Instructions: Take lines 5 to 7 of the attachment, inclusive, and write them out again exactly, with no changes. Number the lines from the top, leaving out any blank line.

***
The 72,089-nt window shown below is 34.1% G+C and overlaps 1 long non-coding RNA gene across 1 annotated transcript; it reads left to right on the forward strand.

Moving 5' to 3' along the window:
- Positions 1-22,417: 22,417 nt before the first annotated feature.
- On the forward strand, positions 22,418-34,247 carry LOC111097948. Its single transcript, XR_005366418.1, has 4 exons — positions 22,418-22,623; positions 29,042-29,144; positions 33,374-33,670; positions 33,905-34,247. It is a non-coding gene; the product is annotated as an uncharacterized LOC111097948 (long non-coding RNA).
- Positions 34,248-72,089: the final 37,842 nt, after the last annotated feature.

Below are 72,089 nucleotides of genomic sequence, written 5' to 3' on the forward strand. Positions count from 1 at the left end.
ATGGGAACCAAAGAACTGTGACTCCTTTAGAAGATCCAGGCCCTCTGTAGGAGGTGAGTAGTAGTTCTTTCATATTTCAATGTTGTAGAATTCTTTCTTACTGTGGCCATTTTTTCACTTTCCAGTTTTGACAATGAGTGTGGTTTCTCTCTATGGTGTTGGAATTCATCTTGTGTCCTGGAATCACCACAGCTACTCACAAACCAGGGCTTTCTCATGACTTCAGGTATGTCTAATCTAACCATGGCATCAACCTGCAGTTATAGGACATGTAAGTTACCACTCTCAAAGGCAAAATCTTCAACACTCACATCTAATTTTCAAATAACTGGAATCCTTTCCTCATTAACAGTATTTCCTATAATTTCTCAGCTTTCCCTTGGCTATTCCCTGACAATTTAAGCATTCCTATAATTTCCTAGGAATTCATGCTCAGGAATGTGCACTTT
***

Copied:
- Positions 34,248-72,089: the final 37,842 nt, after the last annotated feature.

Below are 72,089 nucleotides of genomic sequence, written 5' to 3' on the forward strand. Positions count from 1 at the left end.
ATGGGAACCAAAGAACTGTGACTCCTTTAGAAGATCCAGGCCCTCTGTAGGAGGTGAGTAGTAGTTCTTTCATATTTCAATGTTGTAGAATTCTTTCTTACTGTGGCCATTTTTTCACTTTCCAGTTTTGACAATGAGTGTGGTTTCTCTCTATGGTGTTGGAATTCATCTTGTGTCCTGGAATCACCACAGCTACTCACAAACCAGGGCTTTCTCATGACTTCAGGTATGTCTAATCTAACCATGGCATCAACCTGCAGTTATAGGACATGTAAGTTACCACTCTCAAAGGCAAAATCTTCAACACTCACATCTAATTTTCAAATAACTGGAATCCTTTCCTCATTAACAGTATTTCCTATAATTTCTCAGCTTTCCCTTGGCTATTCCCTGACAATTTAAGCATTCCTATAATTTCCTAGGAATTCATGCTCAGGAATGTGCACTTT